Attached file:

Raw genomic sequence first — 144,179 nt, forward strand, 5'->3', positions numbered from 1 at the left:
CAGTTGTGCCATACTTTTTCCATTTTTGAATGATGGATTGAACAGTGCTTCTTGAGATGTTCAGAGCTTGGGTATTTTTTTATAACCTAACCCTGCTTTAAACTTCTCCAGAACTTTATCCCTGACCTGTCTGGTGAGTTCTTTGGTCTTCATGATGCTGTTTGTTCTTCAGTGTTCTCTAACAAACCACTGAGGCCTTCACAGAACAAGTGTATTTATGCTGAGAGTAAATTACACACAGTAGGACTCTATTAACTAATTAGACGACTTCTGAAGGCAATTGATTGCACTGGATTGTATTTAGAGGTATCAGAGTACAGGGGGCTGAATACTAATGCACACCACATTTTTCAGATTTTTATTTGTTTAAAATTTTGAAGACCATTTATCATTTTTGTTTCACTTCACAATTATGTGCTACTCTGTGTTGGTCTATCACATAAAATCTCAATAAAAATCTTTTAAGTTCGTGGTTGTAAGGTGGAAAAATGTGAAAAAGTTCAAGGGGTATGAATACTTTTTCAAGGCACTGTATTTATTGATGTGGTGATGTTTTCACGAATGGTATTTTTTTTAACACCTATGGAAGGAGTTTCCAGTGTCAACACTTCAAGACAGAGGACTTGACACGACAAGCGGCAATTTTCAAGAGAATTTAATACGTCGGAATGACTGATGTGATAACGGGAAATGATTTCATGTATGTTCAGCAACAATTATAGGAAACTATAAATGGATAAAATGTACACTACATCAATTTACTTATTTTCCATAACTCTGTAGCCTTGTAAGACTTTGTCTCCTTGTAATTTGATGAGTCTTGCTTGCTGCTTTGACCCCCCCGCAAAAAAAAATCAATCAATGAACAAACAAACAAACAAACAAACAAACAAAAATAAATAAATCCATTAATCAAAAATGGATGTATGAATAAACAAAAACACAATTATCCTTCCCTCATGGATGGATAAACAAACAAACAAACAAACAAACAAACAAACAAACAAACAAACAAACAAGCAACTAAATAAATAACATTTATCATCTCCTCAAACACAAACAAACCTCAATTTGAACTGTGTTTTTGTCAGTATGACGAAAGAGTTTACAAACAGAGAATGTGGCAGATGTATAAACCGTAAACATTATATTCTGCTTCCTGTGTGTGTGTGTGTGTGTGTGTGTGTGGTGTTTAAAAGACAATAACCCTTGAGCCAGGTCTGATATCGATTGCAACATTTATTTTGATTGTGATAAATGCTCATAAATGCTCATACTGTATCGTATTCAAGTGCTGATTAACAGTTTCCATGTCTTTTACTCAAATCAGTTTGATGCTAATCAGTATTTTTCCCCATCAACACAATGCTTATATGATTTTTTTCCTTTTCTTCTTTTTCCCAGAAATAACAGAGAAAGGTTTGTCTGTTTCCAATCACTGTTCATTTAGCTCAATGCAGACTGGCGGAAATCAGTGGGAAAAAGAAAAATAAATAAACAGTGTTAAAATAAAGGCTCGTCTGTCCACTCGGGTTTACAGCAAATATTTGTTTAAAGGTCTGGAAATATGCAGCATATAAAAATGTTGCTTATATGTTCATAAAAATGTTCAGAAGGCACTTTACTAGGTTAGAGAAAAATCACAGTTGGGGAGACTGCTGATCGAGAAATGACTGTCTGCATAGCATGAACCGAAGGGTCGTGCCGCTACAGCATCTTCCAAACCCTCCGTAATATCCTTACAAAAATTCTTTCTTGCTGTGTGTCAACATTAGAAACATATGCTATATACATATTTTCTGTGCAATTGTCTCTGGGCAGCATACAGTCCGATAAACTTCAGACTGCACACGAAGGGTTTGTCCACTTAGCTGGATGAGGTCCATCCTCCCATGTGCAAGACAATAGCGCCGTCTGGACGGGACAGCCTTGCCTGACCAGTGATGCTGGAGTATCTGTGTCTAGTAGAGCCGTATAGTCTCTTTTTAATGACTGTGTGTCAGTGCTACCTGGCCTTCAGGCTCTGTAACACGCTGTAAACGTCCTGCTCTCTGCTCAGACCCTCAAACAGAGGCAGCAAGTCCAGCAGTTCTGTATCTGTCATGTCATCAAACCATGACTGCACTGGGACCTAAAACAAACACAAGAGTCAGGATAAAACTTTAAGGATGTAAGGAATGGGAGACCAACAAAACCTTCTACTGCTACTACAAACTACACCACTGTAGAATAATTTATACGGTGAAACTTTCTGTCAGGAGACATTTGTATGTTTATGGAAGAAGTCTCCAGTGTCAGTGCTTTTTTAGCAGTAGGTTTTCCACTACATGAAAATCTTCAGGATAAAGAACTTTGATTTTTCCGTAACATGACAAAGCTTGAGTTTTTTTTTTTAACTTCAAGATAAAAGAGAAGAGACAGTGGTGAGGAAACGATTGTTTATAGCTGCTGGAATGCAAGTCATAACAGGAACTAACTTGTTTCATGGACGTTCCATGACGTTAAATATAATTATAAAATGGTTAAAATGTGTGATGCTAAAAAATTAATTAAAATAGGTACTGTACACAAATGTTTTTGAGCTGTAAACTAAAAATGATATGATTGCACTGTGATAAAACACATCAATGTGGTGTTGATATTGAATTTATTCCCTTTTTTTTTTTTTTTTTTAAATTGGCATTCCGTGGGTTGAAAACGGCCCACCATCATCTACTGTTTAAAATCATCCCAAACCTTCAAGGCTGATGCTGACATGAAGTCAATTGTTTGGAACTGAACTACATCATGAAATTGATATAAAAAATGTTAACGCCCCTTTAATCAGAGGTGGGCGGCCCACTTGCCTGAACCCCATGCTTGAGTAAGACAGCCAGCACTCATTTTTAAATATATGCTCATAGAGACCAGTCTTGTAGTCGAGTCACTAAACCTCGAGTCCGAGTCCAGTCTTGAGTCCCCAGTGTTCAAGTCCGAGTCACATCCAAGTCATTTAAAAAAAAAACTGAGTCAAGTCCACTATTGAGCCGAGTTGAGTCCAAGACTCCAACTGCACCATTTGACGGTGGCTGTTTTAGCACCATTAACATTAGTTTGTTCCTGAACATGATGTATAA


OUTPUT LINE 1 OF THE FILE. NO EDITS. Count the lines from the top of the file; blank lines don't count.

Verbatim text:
Raw genomic sequence first — 144,179 nt, forward strand, 5'->3', positions numbered from 1 at the left: